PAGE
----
In addition to adjustments to the internal mechanics of LCDs, it is possible to make devices more sunlight-readable using surface treatments. The most common are anti-reflective (A/R) films/coatings and anti-glare processing.
Anti-reflective focuses on depositing multiple transparent thin film layers. With the thicknesses, structures, and properties of each individual layer composing the film, reflecting light wavelengths are changed, and thus less light is reflected.
When anti-glare is used, reflected light is fragmented. Using a rough surface as opposed to a smooth one, anti-glare treatments can reduce the reflection’s disruption of the actual image of the display.
These two solutions can also be combined, which is greatly useful in outdoor displays.
Often paired with other methods of creating sunlight readable displays is optical bonding. By gluing the glass of a display to the TFT LCD cells beneath it, optical bonding eliminates the air gap that traditional LCD displays have in them using an optical grade adhesive.
This adhesive reduces the amount of reflection between the glass and LCD cell as well as the reflection of external ambient light. Doing this helps provide a clearer image with an increased contrast ratio, or the difference in the light intensity of the brightest white pixel color and darkest black pixel color.
With this contrast ratio improvement, optical bonding addresses the root issue with unreadable outdoor displays: the contrast. Though an increase in brightness can improve contrast, by fixing the contrast itself, LCD display images in outdoor environments will not be as washed out and will require less power consumption.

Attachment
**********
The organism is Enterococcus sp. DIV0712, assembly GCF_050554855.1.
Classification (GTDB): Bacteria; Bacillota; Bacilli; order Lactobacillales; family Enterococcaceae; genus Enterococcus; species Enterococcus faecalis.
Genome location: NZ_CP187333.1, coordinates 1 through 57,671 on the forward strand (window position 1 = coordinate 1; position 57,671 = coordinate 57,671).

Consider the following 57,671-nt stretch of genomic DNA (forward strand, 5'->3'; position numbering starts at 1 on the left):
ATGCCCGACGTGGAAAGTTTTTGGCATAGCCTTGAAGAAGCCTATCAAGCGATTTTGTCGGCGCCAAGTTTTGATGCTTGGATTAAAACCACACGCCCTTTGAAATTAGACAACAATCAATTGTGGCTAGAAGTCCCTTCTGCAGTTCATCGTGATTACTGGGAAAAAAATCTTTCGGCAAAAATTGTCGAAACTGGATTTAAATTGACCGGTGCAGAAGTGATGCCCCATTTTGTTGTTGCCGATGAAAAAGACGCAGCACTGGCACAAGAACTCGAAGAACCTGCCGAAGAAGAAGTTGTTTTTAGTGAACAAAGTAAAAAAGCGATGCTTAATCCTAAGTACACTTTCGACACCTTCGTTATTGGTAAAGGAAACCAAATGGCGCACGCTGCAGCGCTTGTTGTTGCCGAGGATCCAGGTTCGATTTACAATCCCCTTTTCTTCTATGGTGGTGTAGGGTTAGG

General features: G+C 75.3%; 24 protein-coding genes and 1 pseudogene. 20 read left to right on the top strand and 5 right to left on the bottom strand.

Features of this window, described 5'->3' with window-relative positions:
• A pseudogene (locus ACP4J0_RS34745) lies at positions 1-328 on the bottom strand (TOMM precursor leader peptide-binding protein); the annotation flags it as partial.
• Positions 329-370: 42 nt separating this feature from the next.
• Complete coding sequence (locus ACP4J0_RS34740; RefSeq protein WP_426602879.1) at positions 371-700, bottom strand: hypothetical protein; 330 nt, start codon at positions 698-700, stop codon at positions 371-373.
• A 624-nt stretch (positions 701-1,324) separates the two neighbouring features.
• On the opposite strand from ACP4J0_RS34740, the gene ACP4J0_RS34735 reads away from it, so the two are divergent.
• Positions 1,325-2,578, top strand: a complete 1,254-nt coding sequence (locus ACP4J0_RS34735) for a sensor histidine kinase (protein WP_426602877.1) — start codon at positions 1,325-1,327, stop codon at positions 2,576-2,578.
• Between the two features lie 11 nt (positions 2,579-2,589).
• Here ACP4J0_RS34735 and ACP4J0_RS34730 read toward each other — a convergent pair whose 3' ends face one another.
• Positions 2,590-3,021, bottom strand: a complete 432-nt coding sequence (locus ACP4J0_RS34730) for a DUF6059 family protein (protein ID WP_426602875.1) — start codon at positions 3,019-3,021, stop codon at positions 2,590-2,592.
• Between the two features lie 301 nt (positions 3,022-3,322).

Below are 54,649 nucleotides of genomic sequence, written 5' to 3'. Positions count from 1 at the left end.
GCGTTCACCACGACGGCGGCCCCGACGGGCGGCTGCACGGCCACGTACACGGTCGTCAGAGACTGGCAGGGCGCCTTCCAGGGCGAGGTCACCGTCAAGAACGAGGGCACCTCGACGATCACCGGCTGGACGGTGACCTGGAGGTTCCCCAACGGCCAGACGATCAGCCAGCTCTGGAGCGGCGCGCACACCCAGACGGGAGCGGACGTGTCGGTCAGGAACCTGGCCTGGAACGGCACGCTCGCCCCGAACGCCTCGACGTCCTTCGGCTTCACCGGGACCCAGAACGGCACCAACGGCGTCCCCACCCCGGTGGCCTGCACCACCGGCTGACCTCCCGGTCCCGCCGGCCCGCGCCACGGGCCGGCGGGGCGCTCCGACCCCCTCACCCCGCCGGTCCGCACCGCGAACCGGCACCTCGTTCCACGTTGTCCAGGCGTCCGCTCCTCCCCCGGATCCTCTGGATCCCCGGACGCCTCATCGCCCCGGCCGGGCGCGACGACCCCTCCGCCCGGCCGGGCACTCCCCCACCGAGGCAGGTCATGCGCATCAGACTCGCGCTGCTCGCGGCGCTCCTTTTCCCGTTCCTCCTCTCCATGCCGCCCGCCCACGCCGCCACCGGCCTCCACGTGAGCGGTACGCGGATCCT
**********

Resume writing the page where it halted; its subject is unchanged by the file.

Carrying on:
Besides the visual display advantages that optical bonding provides, this adhesive improves the display in many other ways. The first being durability, optical bonding eliminates the air gap within the device and replaces it with a hardened adhesive that can act as a shock absorber.
Touch screens with optical bonding gain, accuracy in where the point of contact is between the touch and screen. What is known as parallax, the refraction angle of light, can make it seem that the point of contact and the actual point on the display are different. When the adhesive is used, this refraction is minimized, if not reduced.
The optical bonding adhesive’s elimination of the air gap also protects the LCD from moisture/fogging and dust, as there is no space for impurities to penetrate and remain under the glass layer. This especially helps with maintaining the state of LCDs in transport, storage, and humid environments.
Sunlight Readable LCD Technology
Compiling the various methods of improving LCD screens for sunlight readability, these devices can be optimized in high ambient light settings. An anti-glare coating is applied to the surface of the glass and anti-reflective coatings are applied to both the front and back. The transflector is also used in front of the backlight. These features can result in 1000 Nit or more display lighting, without the excessive power consumption and heat production through a high brightness backlight, consequently allowing for a longer lasting and better performing LCD
Unfortunately, the process of building a reflector inside TFT LCD is complicated and transflective TFT LCD is normally several times higher cost compared with normal transmissive TFT LCD.
To further improve and enhance the qualities of the LCD, LED and cold cathode fluorescent lamp (CCFL) backlights are used. Both these create bright displays, but the LED specifically can do so without as much power consumption and heat generation as compared to the CCFL option. Optical bonding is also applied in order to improve display contrast, leading to a more efficient and better quality sunlight readable display.